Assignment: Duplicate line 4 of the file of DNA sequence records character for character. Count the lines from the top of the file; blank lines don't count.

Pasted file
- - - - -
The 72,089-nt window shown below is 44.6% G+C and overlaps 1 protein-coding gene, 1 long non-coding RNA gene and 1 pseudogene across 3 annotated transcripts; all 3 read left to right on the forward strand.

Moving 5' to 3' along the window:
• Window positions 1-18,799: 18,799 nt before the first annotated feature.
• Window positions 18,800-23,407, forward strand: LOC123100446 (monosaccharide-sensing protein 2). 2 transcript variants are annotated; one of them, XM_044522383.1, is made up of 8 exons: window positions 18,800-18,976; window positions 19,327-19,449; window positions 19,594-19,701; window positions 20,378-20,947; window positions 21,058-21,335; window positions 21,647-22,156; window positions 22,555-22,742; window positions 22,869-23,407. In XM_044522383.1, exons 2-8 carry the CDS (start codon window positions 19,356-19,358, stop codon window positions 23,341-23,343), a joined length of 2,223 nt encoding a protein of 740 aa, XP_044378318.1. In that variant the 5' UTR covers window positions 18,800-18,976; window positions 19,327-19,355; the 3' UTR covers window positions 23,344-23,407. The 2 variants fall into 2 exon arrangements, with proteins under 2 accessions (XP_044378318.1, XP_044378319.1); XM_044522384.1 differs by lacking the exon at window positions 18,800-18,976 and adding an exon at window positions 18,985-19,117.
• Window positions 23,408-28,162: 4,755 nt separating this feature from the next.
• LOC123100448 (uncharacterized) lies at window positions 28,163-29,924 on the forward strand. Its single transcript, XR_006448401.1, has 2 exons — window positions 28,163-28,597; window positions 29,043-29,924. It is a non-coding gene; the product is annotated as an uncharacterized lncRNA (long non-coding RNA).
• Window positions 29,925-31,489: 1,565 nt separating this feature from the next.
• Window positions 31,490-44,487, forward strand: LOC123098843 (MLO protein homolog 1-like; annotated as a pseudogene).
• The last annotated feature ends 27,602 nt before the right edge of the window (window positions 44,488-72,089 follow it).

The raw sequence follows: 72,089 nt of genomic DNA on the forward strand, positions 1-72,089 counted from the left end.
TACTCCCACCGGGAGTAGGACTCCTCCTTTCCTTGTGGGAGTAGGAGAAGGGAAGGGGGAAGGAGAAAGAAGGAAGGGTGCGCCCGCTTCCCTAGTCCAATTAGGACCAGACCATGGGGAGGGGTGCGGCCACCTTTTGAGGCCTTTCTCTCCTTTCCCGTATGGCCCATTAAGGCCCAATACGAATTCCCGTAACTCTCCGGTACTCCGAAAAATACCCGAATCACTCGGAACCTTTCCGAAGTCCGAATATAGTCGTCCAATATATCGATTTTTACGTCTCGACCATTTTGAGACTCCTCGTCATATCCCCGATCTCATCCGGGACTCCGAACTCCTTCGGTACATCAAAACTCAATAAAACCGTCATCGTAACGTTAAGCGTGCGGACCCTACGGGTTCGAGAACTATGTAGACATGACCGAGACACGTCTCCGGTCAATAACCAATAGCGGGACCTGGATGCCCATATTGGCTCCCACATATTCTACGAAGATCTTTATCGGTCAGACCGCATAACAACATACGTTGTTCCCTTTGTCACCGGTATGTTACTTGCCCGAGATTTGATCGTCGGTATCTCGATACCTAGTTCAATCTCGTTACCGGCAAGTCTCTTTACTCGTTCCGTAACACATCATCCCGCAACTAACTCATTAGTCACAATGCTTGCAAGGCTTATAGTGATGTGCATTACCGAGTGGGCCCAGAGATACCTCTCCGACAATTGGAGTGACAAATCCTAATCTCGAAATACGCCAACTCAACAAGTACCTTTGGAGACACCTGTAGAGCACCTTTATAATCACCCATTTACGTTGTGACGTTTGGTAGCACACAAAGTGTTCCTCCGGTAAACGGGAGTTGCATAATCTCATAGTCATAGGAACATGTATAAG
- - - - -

• Window positions 18,800-23,407, forward strand: LOC123100446 (monosaccharide-sensing protein 2). 2 transcript variants are annotated; one of them, XM_044522383.1, is made up of 8 exons: window positions 18,800-18,976; window positions 19,327-19,449; window positions 19,594-19,701; window positions 20,378-20,947; window positions 21,058-21,335; window positions 21,647-22,156; window positions 22,555-22,742; window positions 22,869-23,407. In XM_044522383.1, exons 2-8 carry the CDS (start codon window positions 19,356-19,358, stop codon window positions 23,341-23,343), a joined length of 2,223 nt encoding a protein of 740 aa, XP_044378318.1. In that variant the 5' UTR covers window positions 18,800-18,976; window positions 19,327-19,355; the 3' UTR covers window positions 23,344-23,407. The 2 variants fall into 2 exon arrangements, with proteins under 2 accessions (XP_044378318.1, XP_044378319.1); XM_044522384.1 differs by lacking the exon at window positions 18,800-18,976 and adding an exon at window positions 18,985-19,117.